Demonstration against the one-child policy in China
The Chinese government introduced a one-child policy in 1979 to stop population growth. The policy is controversial both within and outside China because of the human rights issues it raises; because of the manner in which the policy has been implemented; and because of concerns about negative economic and social consequences.
The Economist reported in July 2011 that the policy was becoming more stringent:
BEFORE 1997 they usually punished us by tearing down our houses for breaching the one-child policy...After 2000 they began to confiscate our children." Thus Yuan Chaoren, a villager from Longhui county in Hunan province, describing in Caixin magazine the behaviour of family-planning bureaucrats. According to Caixin, local officials would take "illegal children" and pack them off to orphanages where they were put up for adoption. Foreign adoptive parents paid $3,000-5,000 per child. The bureaucrats collected a kickback.
On October 10th 2010, Xiao Aiying, who was eight months pregnant, was dragged from her home in Siming in southwest China and forced to have an abortion. This is a part of the debate on abortion that the media are largely silent about. Watch the two minute news report above by Al Jazeera's Melissa Chan.
Numerous atrocities have been reported in the Western and Chinese Press but the policy and its enforcement is allowed to continue. Read some of these examples below:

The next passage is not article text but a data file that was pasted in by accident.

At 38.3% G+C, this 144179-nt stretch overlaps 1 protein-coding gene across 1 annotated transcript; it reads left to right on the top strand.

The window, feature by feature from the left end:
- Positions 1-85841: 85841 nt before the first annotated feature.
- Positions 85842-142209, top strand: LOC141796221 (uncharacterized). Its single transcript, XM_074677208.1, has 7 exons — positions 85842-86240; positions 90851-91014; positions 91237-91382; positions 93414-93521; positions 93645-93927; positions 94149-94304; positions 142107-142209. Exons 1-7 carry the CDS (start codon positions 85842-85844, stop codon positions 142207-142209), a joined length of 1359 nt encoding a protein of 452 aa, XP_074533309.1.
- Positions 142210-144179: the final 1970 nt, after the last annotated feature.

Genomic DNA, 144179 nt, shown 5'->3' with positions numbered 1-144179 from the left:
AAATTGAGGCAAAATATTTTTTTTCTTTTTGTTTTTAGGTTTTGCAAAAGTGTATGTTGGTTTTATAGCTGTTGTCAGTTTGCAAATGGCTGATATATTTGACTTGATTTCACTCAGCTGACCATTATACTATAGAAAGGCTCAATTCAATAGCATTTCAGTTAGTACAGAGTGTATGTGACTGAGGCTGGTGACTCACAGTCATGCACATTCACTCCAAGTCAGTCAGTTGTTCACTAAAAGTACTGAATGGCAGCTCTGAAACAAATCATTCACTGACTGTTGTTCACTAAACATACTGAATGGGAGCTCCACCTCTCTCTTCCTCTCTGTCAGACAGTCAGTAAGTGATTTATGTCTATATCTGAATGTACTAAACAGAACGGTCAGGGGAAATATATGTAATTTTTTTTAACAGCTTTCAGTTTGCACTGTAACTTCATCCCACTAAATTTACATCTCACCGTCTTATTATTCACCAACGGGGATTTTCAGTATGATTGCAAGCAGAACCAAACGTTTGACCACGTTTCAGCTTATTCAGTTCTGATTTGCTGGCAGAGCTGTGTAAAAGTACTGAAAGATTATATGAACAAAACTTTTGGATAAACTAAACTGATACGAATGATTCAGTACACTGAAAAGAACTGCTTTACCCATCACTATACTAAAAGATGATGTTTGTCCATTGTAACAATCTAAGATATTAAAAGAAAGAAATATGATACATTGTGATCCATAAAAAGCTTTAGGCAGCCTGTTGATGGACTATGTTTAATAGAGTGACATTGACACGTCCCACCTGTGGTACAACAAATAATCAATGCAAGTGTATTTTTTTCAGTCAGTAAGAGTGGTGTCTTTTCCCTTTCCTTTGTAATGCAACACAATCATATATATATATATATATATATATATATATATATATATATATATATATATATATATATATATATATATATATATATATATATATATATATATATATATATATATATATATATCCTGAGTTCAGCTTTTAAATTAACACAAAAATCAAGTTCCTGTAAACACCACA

Mao Hengfeng shows some of the marks she received while being tortured by the Chinese authorities
Also, in October 2013, in an exclusive interview with ChinaAid.org, 31-year-old Li Fengfei relayed the horrifying story of her 13-day-long forced abortion at the hands of Chinese family planning officials. Li was newly pregnant with an unauthorized second child in her hometown of Qingmen, Qinsha county, in April when superiors at her job unlawfully framed her for embezzling money from the business.
In September 2015, it was reported that a 8-month pregnant mother was being forced to abort her baby. She spoke of her being pressured into an illegal late-term abortion so that her husband would not lose his job. The woman in question, known only by her surname Chen, already has an 11-year-old daughter. Under China's current version of the one child policy, she and her husband do not meet the criteria to have a second baby (both parents have to be only children themselves). If their second child is born, Chen's police officer husband would be sacked, in line with rules that specifically apply to public servants as upholders of Chinese law.
It is hard for persons in democratic societies to grasp how China's party-state can control the fertility of China's millions. The effort starts with a barrage of anti-child propaganda in the schools and workplaces, and then moves to open intimidation in banners and slogans posted in public places. Here are some pictures of the kind of public threats the authorities make against those women who may be pregnant with "illegal" children.